Quantcast
Get breaking news alerts via email

Click here to manage your alerts
What now? Q&A about latest snag in health care reform law


< Previous Page


Most people won’t be affected.

The vast majority of Americans already have insurance — even those working at companies that hover around the 50-employee level.

Join the Discussion
Post a Comment

A Kaiser Family Foundation study found that 87 percent of companies that employed from 25 to 49 workers last year offered health coverage, and the percentage goes up for bigger businesses.

You should NOT be affected by the delay if you already are insured through:

—A job at a large company that already offers insurance.

—A job at a small company employing fewer than 50 workers, because such companies are exempt from the rules.

—Medicaid or Medicare, not affected by the delay.

—A private insurance policy, also not affected.

IS THIS A DOWNWARD SPIRAL?


story continues below
story continues below

The delay adds to an appearance of disarray surrounding the law.

It comes after other glitches and angry opposition: Lawsuits reaching all the way to the Supreme Court. Protests by religious employers who say covering contraception is against their beliefs. Repeated votes by House Republicans to repeal "Obamacare."

But the postponement doesn’t affect the heart of the law — the requirement that individuals get insurance, and the subsidies to help them pay for it. The Obama administration insists the rest of the law will keep rolling along.

IS THE REST OF THE LAW ON TRACK?

Not for everyone.

A majority of the neediest people may remain uninsured. Medicaid changes in the health care law designed to help some 15 million low-income people are being rejected by many states with Republican leaders. That amounts to about half the people who were supposed to be helped by the law.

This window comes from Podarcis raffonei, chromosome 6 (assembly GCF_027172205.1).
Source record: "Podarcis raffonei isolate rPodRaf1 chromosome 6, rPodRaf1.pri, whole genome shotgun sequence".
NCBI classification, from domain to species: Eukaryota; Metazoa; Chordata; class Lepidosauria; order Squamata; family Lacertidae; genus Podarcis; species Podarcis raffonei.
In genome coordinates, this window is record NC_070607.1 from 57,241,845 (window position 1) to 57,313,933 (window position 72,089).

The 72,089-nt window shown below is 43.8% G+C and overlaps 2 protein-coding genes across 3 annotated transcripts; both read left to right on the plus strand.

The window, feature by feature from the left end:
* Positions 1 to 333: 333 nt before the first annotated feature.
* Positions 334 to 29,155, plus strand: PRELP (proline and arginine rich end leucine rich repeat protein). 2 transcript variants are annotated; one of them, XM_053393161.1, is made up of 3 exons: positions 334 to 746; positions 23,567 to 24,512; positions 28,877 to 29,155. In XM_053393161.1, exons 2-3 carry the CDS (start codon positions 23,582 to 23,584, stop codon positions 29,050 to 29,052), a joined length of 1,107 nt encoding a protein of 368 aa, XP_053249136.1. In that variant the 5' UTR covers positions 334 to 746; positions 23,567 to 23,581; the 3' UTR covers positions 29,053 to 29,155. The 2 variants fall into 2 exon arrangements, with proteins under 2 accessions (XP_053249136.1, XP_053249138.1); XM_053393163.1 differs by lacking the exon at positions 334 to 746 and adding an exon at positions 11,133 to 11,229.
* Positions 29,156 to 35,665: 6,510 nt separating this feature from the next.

Last summer, the Supreme Court said states have the right to opt out of the law’s Medicaid expansion.

Eighteen states aren’t expanding their programs, including populous Texas and Florida. In nine other states, the outcome remains unclear.

Under the law, Medicaid is the only coverage option for people below the poverty line — $11,490 for an individual or $23,550 for a family of four. People this poor cannot get subsidized private coverage in the new health insurance markets.

The poor will be exempt from penalties for being uninsured, but they also won’t get help with their health care.

Next Page >


Copyright 2014 The Salt Lake Tribune. All rights reserved. This material may not be published, broadcast, rewritten or redistributed.

Top Reader Comments Read All Comments Post a Comment
Click here to read all comments   Click here to post a comment


About Reader Comments


Reader comments on sltrib.com are the opinions of the writer, not The Salt Lake Tribune. We will delete comments containing obscenities, personal attacks and inappropriate or offensive remarks. Flagrant or repeat violators will be banned. If you see an objectionable comment, please alert us by clicking the arrow on the upper right side of the comment and selecting "Flag comment as inappropriate". If you've recently registered with Disqus or aren't seeing your comments immediately, you may need to verify your email address. To do so, visit disqus.com/account.
See more about comments here.
Staying Connected
Videos
Jobs
Contests and Promotions
  • Search Obituaries
  • Place an Obituary

  • Search Cars
  • Search Homes
  • Search Jobs
  • Search Marketplace
  • Search Legal Notices

  • Other Services
  • Advertise With Us
  • Subscribe to the Newspaper
  • Login to the Electronic Edition
  • Frequently Asked Questions
  • Contact a newsroom staff member
  • Access the Trib Archives
  • Privacy Policy
  • Missing your paper? Need to place your paper on vacation hold? For this and any other subscription related needs, click here or call 801.204.6100.